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Who Are The Métis?
 
The Métis evolved in the historic 18th and 19th centuries. They were born of a mixture of French and Scottish fur traders with Cree, Ojibwa, Saulteaux and Assiniboine women.
 
The Métis developed as people distinct from either Indian or European. They developed a distinct language, a unique economy, a different lifestyle, and enduring philosophies.
 


Métis FamilyIn 1869 the political economy of the Métis was destroyed. The Manitoba Act (1870) and the Dominion Lands Act (1879), recognized Métis claims to Aboriginal title, but the federal government moved to unilaterally extinguish these claims through individual land and grants scrip. The Métis became Canada's "forgotten people" because they were denied the recognition of their collective rights..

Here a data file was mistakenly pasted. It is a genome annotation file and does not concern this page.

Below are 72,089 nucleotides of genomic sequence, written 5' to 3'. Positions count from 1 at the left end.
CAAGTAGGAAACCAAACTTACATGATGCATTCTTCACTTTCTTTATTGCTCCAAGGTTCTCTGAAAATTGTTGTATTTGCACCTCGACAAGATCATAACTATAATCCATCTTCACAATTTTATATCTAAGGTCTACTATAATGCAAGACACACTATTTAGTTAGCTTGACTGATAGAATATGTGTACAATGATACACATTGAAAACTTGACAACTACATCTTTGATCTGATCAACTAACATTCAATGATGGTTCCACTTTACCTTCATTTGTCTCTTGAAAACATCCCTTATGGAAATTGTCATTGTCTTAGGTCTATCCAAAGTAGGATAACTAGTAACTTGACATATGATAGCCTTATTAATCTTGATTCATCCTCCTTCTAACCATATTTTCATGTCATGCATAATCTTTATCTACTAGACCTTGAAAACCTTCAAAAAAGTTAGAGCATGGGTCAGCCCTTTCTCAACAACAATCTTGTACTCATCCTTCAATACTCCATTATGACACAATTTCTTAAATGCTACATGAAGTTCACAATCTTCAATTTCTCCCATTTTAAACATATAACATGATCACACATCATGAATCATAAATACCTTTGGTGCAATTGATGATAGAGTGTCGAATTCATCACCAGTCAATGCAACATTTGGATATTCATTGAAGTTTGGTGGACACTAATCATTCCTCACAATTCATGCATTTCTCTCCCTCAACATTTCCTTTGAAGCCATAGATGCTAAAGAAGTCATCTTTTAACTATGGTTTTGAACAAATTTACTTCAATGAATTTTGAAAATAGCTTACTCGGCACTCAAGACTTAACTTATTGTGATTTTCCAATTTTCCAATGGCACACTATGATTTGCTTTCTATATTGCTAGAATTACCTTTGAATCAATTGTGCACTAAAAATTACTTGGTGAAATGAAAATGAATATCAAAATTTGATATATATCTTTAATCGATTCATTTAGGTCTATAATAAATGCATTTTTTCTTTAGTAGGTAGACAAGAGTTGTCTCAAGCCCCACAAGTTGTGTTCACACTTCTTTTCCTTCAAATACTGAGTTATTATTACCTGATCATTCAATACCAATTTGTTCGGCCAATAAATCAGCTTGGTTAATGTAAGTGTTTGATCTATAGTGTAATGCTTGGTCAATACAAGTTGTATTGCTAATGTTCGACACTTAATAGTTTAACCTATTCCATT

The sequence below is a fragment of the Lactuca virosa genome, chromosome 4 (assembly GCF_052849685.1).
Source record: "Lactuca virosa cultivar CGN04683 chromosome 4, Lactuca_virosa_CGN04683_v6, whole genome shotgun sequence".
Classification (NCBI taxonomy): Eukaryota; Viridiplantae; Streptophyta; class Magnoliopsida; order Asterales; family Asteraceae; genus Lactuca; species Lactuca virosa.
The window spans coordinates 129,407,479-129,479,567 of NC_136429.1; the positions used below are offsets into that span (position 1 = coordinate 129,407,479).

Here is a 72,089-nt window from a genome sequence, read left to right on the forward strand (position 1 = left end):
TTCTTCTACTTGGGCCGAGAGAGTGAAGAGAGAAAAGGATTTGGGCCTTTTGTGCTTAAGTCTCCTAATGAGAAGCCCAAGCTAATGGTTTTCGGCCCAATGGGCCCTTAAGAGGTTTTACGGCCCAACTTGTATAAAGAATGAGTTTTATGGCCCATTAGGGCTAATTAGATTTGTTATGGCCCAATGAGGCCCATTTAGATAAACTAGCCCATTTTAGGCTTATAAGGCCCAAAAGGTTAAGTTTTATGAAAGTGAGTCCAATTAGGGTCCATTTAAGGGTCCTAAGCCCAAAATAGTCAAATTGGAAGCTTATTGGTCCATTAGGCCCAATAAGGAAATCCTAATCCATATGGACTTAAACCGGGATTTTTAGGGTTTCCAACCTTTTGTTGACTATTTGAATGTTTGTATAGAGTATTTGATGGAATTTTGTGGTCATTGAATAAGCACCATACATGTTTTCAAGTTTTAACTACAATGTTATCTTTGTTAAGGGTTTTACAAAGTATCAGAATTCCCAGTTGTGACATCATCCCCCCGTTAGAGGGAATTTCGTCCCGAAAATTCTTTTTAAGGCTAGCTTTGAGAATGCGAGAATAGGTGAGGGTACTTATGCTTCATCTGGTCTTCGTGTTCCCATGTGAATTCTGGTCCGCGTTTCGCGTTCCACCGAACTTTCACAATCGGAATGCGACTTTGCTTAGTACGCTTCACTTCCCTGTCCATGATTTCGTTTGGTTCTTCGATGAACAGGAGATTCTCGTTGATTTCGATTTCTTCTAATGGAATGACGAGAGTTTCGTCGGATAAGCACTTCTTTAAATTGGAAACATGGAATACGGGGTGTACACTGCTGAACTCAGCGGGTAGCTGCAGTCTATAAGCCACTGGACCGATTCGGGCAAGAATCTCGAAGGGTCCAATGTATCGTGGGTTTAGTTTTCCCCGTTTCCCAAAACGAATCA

The estimated number of Métis in Canada varies widely, from 300,000 to 800,000. Métis account for more than 20% of the Aboriginal population.
 
The Métis have never received the benefits governments grant to Status Indians and Inuit. In its final report the Royal Commission on Aboriginal Peoples stated "it is unjust and unreasonable to withhold from Métis people the services and opportunities available to other Aboriginal peoples".
 
The Métis were finally recognized as one of Canada's Aboriginal Peoples in the Canadian Constitution of 1982.
 
Article 10 of the Métis Nation - Saskatchewan Constitution defines "Métis" as:
 
'Métis' means an Aboriginal person who self-identifies as Métis, who is distinct from Indian and Inuit, and is a descendant of those Métis who received or were entitled to receive land grants and/or Scrip under the provision of the Manitoba Act, 1870 or the Dominion Lands Act, as enacted from time to time; or a person of Aboriginal descent who is accepted by the Métis Nation and/or Métis Community.
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